BUFFALO, New York — The death toll rose to 12 on Sunday from a snowstorm that dumped up to four feet of snow on Buffalo and western New York.
Some of those people were found in cars and some were even found in the street, Erie County Executive Mark Poloncarz said. “We know there are people who have been stuck in cars for more than two days.”
For the first time in the Buffalo Fire Department’s history, they could not respond to any calls because of the conditions.
The storm unleashed its full fury on Buffalo, with hurricane-force winds and snow causing whiteout conditions, paralyzing emergency response efforts – New York Gov. Kathy Hochul said almost every fire truck in the city was stranded – and shutting down the airport until Tuesday, according to officials.
In a storm briefing on Sunday evening, Hochul said that this storm has surpassed the blizzard of 1977 in terms of ferocity and longevity.
She urged residents to stay off the roads and said the driving ban for the City of Buffalo is not expected to be lifted on Monday.
Of the 12 storm-related deaths that have been confirmed so far, the ages of the victims range from 26 years old to 93 years old. Officials said they expect that death toll to rise by the end of the night.
The National Weather Service said the snow total at the Buffalo Niagara International Airport stood at 43 inches (109 centimeters) at 7 a.m. Sunday.
Crews were out on Christmas Day, in an attempt to reach anyone who is still stranded.
Freezing conditions and day-old power outages had Buffalonians scrambling to get out of their homes to anywhere that had heat. But with city streets under a thick blanket of white, that wasn’t an option for people like Jeremy Manahan, who charged his phone in his parked car after almost 29 hours without electricity.
“There’s one warming shelter, but that would be too far for me to get to. I can’t drive, obviously, because I’m stuck,” Manahan said. “And you can’t be outside for more than 10 minutes without getting frostbit.”
Ditjak Ilunga of Gaithersburg, Maryland, was on his way to visit relatives in Hamilton, Ontario, for Christmas with his daughters Friday when their SUV was trapped in Buffalo. Unable to get help, they spent hours with the engine running in the vehicle buffeted by wind and nearly buried in snow.
By 4 a.m. Saturday, with their fuel nearly gone, Ilunga made a desperate choice to risk the howling storm to reach a nearby shelter. He carried 6-year-old Destiny on his back while 16-year-old Cindy clutched their Pomeranian puppy, stepping into his footprints as they trudged through drifts.
“If I stay in this car I’m going to die here with my kids,” he recalled thinking, but believing they had to try. He cried when the family walked through the shelter doors. “It’s something I will never forget in my life.”
The storm knocked out power in communities from Maine to Seattle. But heat and lights were steadily being restored across the U.S. According to poweroutage.us, less than 300,000 customers were without power at 8 a.m. EDT Sunday – down from a peak of 1.7 million. In North Carolina, less than 6,600 customers had no power – down from a peak of 485,000 or more. Utility officials said rolling blackouts would continue for the next few days.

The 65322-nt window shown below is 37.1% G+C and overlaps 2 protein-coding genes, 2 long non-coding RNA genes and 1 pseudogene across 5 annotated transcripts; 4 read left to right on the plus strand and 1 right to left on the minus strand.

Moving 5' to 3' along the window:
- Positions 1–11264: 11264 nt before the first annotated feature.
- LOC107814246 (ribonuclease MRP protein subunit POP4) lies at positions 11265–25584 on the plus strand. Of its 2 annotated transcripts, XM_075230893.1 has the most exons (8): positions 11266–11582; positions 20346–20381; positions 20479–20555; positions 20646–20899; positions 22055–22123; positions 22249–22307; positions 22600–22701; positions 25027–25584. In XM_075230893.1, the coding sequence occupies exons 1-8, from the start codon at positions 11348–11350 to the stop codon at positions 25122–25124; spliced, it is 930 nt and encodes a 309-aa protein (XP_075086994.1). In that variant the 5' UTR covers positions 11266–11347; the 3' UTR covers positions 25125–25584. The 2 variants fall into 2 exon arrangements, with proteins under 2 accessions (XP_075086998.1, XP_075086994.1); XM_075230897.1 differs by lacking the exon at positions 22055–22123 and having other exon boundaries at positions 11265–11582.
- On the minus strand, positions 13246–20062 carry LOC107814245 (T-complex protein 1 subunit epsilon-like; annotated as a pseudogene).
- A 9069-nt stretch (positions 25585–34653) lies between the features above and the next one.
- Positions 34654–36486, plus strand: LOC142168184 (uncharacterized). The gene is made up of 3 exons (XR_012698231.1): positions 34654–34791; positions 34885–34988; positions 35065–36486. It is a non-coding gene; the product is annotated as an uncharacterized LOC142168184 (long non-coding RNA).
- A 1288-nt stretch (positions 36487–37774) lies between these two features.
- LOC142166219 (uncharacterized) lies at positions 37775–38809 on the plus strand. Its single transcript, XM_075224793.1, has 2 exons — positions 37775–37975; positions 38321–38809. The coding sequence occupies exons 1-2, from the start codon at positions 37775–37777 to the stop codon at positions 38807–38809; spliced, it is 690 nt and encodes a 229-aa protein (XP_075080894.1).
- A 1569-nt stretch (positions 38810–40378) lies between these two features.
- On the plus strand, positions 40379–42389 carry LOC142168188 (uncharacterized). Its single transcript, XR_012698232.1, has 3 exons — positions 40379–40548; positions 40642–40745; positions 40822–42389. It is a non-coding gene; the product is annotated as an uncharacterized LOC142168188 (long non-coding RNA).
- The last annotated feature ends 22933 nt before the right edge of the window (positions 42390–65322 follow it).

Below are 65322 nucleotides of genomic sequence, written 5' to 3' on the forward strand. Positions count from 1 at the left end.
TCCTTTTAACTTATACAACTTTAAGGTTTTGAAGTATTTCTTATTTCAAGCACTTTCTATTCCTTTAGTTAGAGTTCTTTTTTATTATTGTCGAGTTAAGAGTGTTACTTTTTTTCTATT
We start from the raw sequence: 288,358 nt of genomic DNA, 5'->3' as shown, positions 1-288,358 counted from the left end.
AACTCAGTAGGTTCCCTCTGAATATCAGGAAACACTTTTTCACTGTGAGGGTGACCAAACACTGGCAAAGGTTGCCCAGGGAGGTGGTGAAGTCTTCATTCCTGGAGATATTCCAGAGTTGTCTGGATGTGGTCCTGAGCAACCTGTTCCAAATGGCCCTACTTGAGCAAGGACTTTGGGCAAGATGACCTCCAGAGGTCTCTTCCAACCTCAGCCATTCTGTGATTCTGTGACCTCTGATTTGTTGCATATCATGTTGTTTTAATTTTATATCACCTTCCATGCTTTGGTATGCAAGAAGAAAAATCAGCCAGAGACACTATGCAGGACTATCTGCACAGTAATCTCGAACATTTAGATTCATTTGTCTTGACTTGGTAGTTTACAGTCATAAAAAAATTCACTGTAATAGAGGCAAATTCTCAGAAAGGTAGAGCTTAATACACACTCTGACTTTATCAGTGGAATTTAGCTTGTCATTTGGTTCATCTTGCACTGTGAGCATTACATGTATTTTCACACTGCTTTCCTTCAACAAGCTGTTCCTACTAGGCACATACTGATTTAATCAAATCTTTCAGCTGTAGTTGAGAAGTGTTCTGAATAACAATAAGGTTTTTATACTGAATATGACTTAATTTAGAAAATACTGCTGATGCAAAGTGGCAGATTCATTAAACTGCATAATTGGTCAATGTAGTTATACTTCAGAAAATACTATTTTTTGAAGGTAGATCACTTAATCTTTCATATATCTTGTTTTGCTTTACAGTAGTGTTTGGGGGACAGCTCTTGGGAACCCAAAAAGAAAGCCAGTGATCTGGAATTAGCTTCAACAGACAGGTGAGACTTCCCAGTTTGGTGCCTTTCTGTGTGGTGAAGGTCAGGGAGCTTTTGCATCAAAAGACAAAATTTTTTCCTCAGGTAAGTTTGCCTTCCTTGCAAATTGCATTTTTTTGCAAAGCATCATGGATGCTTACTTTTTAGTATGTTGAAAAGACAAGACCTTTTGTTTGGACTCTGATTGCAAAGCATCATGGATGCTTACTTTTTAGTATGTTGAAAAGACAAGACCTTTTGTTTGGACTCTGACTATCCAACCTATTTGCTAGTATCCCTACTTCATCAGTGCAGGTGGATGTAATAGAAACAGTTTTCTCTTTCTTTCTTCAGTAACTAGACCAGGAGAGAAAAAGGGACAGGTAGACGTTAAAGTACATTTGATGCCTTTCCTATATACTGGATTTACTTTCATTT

Across the six New England states, about 121,300 customers remained without power on Sunday, with Maine still the hardest hit.
Storm-related deaths were reported in recent days all over the country: seven in Erie County, New York; 10 dead in multiple crashes in Ohio, including a pileup involving some 50 vehicles, a man whose sport utility vehicle ran into a snowplow and an electrocuted utility worker; four motorists killed in separate crashes in Missouri and Kansas; a Vermont woman struck by a falling branch; an apparently homeless man found amid Colorado’s subzero temperatures; a woman who fell through Wisconsin river ice.
In Florida, the thermometer plunged below freezing for the first time in almost five years at Tampa International Airport, and temperatures dropped into the 20s and 30s in other parts of central Florida area, according to the National Weather Service.
In South Florida, temperatures dropped to as low as 43 degrees (6.1 degrees Celsius) in West Palm Beach. The temperature drop was conducive to iguanas falling out of trees since the cold-blooded reptiles typically become immobilized in unusually cold weather.
Along Interstate 71 in Kentucky, Terry Henderson and her husband, Rick, weathered a 34-hour traffic jam in a rig outfitted with a diesel heater, a toilet and a refrigerator after getting stuck trying to drive from Alabama to their Ohio home for Christmas.
“We should have stayed,” Terry Henderson said after they got moving again Saturday.
Vivian Robinson of Spirit of Truth Urban Ministry in Buffalo said she and her husband have been sheltering and cooking for 60 to 70 people, including stranded travelers and locals without power or heat, who were spending Saturday night at the church.
Many arrived with ice and snow plastered to their clothes, crying, their skin reddened by the single-digit temperatures.
“It’s emotional just to see the hurt that they thought they were not going to make it, and to see that we had opened up the church, and it gave them a sense of relief,” Robinson said. “Those who are here are really enjoying themselves. It’s going to be a different Christmas for everyone.”
The Associated Press contributed to this story
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